Carr contends that he hadn’t known about the subpoenas in advance. But he also defends them, saying they were not what they appeared to be. “It was a matter of formality,” Carr says. “We wanted to know what [Times staff] were going to do if they were called into court to testify. Invoking the [shield] privilege was better for us.” If the reporters instead named city employees as their sources, that would hurt the city’s case. Not finding out the Times’ response “would seem like malpractice,” Carr contends.

Overstreet, the former AG ombudsman, seems nonplussed by that explanation. “I think subpoenas to the media that are unlawful shouldn’t be used in some sort of game,” he says, adding that the Shield Law is there for a “very important reason: the First Amendment.”

Johnson says he certainly didn’t understand that the subpoenas were a formality. “It would have been nice to know that they were playacting,” he says now. (Last December, the city settled the suit for $12,000. Plaintiffs had been seeking $6 million.)

This is all fertile ground for Holmes’ campaign. But his clarion call is another, more personal experience. In 2002, Holmes, then a bankruptcy lawyer, was appointed to a new citizens’ board charged with reviewing the work of the disciplinary office with the Seattle Police Department, known as the Office of Professional Accountability (OPA). Licata says he opposed Holmes’ appointment. “I thought Pete was going to be a white-collar stick in the mud,” he says.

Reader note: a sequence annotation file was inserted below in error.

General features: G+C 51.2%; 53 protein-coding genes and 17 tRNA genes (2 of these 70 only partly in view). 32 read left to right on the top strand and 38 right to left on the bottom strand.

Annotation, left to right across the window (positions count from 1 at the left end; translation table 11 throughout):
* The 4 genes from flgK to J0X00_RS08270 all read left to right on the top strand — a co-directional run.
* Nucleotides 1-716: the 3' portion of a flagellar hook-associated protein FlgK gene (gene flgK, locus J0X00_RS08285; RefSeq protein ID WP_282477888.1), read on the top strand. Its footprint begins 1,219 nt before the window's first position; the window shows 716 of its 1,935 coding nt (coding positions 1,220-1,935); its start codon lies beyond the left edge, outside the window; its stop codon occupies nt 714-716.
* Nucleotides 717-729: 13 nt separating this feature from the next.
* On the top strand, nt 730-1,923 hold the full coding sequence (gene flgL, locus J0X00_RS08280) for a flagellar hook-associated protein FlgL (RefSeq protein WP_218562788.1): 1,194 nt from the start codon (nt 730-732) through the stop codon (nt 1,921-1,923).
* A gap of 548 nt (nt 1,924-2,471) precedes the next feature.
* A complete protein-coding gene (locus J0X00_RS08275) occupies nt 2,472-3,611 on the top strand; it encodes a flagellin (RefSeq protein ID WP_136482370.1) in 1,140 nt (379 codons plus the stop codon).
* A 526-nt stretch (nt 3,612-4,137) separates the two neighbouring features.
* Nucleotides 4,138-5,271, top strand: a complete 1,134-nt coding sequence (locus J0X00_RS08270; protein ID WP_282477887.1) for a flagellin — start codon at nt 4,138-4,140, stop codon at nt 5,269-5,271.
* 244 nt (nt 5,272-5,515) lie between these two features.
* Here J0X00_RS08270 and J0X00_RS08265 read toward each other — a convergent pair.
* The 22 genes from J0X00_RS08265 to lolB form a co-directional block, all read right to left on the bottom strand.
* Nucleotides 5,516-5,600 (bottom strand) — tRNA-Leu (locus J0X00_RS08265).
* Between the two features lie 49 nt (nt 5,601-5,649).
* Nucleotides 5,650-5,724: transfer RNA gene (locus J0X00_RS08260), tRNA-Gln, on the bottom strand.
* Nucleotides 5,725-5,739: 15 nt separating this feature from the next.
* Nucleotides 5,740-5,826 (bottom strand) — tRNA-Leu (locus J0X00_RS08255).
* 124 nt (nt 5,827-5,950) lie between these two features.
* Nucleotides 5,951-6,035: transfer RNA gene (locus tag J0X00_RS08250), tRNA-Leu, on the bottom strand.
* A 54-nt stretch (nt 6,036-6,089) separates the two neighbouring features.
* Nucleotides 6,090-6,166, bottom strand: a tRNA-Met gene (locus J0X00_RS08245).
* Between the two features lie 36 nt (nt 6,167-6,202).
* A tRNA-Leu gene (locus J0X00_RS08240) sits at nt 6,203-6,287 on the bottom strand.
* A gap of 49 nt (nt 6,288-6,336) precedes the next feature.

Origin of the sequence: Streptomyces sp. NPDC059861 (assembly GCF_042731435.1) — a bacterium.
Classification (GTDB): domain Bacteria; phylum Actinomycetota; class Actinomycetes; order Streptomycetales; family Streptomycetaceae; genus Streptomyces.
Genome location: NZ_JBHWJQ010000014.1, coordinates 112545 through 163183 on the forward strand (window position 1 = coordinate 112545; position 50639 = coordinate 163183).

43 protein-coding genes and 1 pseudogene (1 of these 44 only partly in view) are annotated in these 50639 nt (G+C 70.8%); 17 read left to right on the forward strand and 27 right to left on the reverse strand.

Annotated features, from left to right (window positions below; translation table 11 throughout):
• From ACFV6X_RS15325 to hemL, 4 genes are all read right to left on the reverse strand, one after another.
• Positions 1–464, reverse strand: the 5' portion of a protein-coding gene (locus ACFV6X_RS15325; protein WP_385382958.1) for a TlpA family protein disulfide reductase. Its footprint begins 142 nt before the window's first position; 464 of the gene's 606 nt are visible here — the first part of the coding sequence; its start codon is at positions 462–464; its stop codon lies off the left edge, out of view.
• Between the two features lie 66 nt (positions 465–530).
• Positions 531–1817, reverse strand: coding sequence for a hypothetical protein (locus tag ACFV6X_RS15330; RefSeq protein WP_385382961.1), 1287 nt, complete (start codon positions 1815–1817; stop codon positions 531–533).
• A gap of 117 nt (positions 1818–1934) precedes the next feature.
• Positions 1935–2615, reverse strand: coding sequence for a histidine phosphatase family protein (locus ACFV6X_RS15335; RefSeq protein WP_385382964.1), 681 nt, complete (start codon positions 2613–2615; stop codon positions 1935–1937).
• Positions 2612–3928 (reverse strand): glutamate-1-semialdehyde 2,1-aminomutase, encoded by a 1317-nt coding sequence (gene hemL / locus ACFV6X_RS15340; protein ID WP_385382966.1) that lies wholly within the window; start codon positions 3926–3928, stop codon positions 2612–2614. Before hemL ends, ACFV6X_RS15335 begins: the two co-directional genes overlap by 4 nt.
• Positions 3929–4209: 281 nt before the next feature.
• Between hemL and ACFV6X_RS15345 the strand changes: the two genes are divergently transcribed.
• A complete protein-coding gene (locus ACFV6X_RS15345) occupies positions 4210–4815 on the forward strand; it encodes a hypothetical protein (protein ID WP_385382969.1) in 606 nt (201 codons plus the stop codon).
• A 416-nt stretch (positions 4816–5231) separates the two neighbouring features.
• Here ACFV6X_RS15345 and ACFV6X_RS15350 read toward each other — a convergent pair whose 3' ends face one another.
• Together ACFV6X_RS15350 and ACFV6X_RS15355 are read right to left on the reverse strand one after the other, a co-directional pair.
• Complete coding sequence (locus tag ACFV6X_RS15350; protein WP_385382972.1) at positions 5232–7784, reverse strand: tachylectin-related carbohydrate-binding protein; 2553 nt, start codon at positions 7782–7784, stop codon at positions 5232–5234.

But Holmes, as Licata notes, proved otherwise. As chair of the board, he loudly decried a confidentiality agreement that the city had negotiated with the Seattle Police Officers’ Guild. The agreement prevented the review board from releasing a broad category of information that was considered confidential: not only officers’ names but details related to “investigative files.” It also prevented the city from indemnifying board members who released such information.

As it got ready to issue its first substantive report in 2004, which delved into individual cases but did not name officers, the review board asked the City Attorney’s office to confirm that the report did not violate the agreement. According to Holmes, an assistant city attorney said it did.

“We dumbed the report down not once but twice,” Holmes says, adding that even then the assistant city attorney refused to sign off on it.